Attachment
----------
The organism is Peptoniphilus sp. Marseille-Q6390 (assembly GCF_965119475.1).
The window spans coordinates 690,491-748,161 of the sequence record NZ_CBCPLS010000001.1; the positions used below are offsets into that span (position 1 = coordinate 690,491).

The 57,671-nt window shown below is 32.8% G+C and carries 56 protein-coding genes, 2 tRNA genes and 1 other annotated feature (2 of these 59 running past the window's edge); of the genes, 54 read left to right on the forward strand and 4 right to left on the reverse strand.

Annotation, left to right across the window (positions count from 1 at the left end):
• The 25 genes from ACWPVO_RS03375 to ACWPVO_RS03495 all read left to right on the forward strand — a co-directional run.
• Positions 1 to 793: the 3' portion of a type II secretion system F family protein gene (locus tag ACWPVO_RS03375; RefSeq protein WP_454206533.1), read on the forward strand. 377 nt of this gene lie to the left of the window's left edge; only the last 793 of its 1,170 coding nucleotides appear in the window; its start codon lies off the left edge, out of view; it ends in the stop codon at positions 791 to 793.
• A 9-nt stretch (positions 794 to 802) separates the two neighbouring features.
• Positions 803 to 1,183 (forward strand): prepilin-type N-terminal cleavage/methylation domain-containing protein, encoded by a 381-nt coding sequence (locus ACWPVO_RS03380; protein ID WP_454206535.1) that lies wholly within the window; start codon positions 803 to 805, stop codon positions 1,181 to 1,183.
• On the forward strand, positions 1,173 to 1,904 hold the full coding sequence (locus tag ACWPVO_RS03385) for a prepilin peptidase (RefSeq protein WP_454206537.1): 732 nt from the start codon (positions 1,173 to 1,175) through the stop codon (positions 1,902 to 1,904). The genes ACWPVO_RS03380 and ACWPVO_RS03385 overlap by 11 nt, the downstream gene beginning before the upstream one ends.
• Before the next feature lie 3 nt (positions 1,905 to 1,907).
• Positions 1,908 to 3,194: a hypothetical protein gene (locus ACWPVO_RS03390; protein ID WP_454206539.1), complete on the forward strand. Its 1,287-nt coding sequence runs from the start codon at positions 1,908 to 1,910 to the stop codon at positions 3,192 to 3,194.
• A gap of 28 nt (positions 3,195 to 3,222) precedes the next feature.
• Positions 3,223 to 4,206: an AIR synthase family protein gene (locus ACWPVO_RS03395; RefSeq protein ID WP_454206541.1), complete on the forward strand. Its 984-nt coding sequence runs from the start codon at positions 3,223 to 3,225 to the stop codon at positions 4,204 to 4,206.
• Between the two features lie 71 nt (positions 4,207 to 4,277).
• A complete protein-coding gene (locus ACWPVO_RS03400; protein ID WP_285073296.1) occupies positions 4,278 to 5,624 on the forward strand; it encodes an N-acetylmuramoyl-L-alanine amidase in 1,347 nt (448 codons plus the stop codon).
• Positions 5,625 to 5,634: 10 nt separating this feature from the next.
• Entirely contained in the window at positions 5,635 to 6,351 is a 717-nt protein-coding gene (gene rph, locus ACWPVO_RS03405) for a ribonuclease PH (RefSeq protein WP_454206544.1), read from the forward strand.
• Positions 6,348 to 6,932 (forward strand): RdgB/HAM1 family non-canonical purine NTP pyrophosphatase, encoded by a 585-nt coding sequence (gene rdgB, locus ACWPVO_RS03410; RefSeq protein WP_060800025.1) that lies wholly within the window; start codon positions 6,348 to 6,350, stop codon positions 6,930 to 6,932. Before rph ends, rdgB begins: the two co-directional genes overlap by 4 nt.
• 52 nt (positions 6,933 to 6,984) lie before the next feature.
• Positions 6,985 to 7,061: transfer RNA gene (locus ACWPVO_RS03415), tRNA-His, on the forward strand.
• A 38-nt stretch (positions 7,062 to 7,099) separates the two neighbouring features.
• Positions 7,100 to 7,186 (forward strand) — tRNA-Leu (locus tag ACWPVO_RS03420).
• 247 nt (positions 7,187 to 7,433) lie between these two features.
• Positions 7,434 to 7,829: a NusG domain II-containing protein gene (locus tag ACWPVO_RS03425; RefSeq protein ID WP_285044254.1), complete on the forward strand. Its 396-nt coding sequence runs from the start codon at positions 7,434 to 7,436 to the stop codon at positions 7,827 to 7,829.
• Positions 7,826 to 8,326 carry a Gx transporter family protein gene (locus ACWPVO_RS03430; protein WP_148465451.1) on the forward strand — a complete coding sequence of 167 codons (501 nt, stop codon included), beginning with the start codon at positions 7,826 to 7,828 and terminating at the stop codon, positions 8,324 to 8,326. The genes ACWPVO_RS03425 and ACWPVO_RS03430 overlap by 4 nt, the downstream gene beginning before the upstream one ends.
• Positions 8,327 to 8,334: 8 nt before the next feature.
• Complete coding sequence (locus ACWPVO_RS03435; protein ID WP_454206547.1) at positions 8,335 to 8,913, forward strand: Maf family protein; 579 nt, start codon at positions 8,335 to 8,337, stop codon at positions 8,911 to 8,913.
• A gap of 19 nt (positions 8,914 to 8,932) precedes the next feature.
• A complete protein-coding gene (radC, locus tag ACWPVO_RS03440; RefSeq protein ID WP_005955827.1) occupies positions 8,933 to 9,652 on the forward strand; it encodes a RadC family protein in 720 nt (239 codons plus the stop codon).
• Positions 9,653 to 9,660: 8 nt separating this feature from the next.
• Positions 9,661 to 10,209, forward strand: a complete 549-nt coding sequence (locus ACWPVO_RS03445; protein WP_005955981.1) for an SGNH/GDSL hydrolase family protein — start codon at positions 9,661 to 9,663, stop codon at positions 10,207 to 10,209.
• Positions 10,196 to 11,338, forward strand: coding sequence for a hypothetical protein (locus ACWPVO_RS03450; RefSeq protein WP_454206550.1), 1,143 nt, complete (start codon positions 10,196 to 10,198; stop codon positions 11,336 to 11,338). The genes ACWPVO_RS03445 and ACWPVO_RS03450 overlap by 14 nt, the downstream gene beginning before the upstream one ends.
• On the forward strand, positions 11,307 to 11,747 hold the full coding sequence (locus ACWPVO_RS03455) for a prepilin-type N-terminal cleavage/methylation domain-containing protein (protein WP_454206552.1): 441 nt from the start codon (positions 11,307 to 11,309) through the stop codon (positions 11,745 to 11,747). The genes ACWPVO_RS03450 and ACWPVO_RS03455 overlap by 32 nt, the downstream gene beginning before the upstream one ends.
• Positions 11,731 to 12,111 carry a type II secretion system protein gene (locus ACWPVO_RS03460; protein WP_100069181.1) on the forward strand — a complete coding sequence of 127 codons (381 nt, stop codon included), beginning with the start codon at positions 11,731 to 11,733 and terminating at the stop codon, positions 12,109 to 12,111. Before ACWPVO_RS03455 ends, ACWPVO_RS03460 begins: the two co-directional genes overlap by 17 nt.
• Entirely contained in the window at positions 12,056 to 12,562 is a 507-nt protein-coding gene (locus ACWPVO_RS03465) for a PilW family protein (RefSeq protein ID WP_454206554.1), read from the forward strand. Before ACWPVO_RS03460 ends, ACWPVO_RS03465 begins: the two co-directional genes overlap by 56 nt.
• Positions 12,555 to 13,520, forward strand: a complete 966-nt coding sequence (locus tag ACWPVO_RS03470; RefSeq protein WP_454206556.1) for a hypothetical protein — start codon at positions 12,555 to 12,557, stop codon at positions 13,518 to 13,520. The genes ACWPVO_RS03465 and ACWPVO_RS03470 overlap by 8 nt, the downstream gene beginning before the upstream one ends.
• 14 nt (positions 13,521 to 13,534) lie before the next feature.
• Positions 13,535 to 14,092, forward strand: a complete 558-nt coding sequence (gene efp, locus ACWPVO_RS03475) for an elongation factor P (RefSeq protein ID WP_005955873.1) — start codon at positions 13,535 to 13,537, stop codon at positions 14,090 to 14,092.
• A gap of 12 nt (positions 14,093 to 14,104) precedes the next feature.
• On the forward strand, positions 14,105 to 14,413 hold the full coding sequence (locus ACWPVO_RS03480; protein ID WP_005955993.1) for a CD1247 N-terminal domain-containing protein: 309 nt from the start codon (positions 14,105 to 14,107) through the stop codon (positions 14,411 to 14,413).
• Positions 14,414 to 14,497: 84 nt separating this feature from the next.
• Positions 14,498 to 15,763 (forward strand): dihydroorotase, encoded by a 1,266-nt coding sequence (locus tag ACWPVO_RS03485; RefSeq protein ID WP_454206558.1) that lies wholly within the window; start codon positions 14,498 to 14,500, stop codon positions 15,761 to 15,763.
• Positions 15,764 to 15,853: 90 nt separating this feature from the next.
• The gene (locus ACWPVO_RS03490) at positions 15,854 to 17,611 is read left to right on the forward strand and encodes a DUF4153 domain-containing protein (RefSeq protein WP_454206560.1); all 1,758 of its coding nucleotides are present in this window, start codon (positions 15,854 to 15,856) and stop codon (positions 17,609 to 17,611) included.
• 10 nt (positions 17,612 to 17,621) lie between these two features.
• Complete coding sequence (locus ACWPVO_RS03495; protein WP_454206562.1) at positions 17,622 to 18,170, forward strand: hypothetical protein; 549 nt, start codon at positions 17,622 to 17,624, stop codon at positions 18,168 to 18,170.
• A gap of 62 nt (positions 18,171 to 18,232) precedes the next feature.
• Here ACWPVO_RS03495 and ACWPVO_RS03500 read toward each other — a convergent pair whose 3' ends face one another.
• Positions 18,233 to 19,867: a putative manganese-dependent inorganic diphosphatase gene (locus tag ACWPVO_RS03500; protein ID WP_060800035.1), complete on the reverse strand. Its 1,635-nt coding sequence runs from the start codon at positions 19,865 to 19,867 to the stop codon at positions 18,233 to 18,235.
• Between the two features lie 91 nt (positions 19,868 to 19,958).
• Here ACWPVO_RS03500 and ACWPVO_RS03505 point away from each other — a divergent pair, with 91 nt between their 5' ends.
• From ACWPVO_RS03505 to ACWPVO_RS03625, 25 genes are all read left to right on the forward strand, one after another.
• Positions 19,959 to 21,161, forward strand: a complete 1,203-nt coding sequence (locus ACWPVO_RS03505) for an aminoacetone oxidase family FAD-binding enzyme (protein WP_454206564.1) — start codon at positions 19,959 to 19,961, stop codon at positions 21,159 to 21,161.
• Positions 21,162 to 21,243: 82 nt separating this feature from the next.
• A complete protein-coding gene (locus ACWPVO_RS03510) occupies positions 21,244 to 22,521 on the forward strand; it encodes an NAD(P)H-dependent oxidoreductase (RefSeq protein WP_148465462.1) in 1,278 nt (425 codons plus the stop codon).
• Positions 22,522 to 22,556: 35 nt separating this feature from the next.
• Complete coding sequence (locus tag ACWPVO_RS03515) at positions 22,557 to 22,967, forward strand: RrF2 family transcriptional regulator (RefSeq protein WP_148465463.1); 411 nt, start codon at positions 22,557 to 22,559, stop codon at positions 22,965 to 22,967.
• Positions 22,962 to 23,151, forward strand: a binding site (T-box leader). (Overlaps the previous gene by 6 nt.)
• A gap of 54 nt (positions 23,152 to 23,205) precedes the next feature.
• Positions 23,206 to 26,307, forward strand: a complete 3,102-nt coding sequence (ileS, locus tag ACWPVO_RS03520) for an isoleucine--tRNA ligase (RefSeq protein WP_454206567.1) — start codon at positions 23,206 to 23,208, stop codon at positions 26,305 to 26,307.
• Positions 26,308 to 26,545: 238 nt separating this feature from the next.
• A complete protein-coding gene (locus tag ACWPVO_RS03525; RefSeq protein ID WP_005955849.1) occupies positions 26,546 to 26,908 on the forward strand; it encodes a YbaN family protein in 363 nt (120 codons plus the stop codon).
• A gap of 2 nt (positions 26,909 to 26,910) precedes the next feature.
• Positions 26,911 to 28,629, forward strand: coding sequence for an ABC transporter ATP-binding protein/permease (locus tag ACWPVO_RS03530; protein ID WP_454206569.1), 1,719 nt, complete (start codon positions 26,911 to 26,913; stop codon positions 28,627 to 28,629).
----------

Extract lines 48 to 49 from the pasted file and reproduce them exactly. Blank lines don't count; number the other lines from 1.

• Here ACWPVO_RS03495 and ACWPVO_RS03500 read toward each other — a convergent pair whose 3' ends face one another.
• Positions 18,233 to 19,867: a putative manganese-dependent inorganic diphosphatase gene (locus tag ACWPVO_RS03500; protein ID WP_060800035.1), complete on the reverse strand. Its 1,635-nt coding sequence runs from the start codon at positions 19,865 to 19,867 to the stop codon at positions 18,233 to 18,235.